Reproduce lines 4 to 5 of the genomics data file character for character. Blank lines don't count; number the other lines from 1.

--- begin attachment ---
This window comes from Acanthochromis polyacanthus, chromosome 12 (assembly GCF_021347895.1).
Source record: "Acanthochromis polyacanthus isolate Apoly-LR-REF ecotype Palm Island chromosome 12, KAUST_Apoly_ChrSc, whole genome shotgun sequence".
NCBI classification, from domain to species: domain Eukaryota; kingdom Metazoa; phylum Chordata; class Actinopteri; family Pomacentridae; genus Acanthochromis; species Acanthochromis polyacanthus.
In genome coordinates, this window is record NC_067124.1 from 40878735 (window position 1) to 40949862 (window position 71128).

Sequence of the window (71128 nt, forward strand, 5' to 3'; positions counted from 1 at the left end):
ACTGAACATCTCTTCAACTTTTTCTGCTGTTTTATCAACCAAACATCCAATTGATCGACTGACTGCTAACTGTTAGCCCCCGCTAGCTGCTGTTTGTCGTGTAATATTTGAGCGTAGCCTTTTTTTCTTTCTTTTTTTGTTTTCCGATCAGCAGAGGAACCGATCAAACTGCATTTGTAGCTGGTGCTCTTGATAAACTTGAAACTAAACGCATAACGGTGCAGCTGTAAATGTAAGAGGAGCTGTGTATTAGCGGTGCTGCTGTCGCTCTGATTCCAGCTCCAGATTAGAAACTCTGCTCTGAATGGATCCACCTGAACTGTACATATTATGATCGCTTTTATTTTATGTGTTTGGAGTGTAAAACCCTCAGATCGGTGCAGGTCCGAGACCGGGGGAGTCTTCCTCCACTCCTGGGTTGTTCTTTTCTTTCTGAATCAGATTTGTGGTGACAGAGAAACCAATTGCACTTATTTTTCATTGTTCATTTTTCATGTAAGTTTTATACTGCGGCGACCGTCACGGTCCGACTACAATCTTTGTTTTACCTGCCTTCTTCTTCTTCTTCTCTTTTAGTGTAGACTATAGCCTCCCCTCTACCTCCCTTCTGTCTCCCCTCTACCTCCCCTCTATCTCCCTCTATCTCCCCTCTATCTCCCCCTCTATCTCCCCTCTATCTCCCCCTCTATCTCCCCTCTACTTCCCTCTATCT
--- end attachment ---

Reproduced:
In genome coordinates, this window is record NC_067124.1 from 40878735 (window position 1) to 40949862 (window position 71128).

Sequence of the window (71128 nt, forward strand, 5' to 3'; positions counted from 1 at the left end):